The toothpicks were a long variety - maybe 3 1/2 inches long. According to an online encylopedia American wooden toothpicks are cut from birch wood. "Logs are first spiral cut into thin sheets, which are then cut, chopped and milled into the individual toothpicks. Maine is the leading producer of toothpicks for the United States. Worldwide, Brazil has the highest export rate of toothpicks. However, in the recent years, China has overtaken Brazil's toothpick industry bringing in approximately US$24 billion per year from the export of toothpicks."

So there I was nibbling on a very tasty piece of beef, using the toothpick to pick up another bite, when the toothpick broke. It broke right in half, one piece at right angles to the other hinged in the middle with that one strand of toothpick still unbroken. I hadn't used excessive force I thought. I wasn't being overly agressive in picking up that Nebraska beef morsel with the rich brown gravy. It had worked fine on my cheese and melon cubes. But there I was with that broken toothpick wanting another bite of my hors d'ouvres. I said to my brother, "My toothpick broke." I went on to explain that it was the little things in life, the small aggravations, that we notice most - a hair on the toothbrush that ends up stuck in between teeth when brushing, or that you can feel with your tongue, but can't quite grab with your fingers to remove. Or going to the refrigerator for a glass of milk, only to discover that the last half inch of milk in the bottom of the jug doesn't quite smell right. Or I drop the last M & M down the gap between the seat cushion and the arm of my Brown Leather Barcalounger Recliner Chair and can't find it without upending the chair and shaking it out of there. When these little things in life go awry, they grate on our very existence, and are a sign that our civilization is on the verge of collapse.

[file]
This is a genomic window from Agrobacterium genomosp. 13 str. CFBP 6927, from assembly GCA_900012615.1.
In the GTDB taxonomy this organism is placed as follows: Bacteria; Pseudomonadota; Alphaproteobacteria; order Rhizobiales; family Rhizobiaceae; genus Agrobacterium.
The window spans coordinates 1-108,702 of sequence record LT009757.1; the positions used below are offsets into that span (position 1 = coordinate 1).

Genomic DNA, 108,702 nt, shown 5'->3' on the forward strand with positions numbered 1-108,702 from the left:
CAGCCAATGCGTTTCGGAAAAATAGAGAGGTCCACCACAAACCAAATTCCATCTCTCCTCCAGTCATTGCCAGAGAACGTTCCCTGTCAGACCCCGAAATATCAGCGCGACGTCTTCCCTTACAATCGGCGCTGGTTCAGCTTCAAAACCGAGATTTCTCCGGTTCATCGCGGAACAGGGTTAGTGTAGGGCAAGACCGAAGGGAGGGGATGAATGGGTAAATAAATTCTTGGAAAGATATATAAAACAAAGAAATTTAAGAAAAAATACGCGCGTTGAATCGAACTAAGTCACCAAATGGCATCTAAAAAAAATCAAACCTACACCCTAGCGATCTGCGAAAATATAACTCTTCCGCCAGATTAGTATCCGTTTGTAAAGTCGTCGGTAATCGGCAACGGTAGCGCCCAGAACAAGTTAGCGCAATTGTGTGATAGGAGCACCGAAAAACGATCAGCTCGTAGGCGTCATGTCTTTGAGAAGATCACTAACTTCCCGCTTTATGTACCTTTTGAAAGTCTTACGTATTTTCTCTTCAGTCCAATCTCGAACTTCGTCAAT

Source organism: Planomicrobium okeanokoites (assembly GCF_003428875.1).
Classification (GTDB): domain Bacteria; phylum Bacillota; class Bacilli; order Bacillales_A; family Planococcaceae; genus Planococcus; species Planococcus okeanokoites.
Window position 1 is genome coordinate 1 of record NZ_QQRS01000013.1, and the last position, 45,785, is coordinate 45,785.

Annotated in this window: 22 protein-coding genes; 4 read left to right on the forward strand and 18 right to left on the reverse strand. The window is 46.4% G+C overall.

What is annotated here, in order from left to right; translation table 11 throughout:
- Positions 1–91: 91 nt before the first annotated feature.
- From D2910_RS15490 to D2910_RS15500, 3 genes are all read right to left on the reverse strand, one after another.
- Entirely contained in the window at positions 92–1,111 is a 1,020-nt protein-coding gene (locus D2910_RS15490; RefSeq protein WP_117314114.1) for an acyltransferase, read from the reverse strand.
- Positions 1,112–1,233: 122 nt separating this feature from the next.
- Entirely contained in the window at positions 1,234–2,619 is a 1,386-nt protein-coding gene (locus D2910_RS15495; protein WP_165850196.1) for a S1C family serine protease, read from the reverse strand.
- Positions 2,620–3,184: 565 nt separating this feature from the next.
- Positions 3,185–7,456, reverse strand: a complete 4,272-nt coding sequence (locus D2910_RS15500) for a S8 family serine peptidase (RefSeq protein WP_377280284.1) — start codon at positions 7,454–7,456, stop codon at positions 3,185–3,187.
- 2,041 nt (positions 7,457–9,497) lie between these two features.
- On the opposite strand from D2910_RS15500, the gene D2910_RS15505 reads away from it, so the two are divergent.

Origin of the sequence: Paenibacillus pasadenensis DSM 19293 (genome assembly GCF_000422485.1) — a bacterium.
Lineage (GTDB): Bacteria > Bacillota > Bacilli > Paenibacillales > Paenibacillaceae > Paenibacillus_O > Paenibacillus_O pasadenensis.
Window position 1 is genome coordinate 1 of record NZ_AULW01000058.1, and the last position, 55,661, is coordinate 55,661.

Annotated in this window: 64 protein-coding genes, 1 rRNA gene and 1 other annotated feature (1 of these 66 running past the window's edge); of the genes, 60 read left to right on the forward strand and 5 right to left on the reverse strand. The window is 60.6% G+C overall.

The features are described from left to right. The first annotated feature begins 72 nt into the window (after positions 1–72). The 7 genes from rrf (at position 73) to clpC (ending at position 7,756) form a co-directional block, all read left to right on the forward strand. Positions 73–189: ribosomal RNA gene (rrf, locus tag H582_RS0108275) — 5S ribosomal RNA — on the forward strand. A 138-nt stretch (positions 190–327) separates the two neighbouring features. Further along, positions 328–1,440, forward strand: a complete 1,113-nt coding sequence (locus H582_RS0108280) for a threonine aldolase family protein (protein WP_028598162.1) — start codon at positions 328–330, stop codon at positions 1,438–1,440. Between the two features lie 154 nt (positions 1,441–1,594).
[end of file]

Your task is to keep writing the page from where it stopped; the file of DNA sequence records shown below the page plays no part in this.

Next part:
Pestilence, War, Famine, and Death - the Four Horsemen of the Apocalypse, the Anti-Christ, socialism, and government guaranteed health insurance. Life as we know it - gone forever.

That broken toothpick did it for me...... My brother suggested that I could get another toothpick. Just like a guy to not deal with my feelings on the matter, but to instead jump way ahead to a "solution" to the problem. Hey, I've read "Men are from Mars, Women are from Venus." Anyway, he said it like getting another toothpick was a solution to the real problem.

I can only assume that the toothpick was made in China.......or Brazil.

Alright, gotta go.


Wednesday, June 16, 2010

In the Garden of Eden with a Snake

I've been trying to figure out the Biblical story of Cain and Abel, and I have to confess it makes no sense to me. There's no Biblical context, or metaphoric way, or analogical way, that this story makes sense. The Garden of Eden story makes sense as a creation myth and "what the heck we are doing here anyway?" story. The Garden of Eden story makes sense as a "conciousness" metaphor -- becoming aware of our mortality and our capacity for doing really crappy stuff to each other. Perhaps the Cain Abel story is simply an example of our capacity to murder each other for the most specious of reasons. Like the Smothers Brothers - "Mom always liked you best." But I think there should be more to it. The Garden of Eden story has more going for it -- Garden story sets the stage for us, though, in a metaphorically conceivable way, the creation of the universe and how we got here.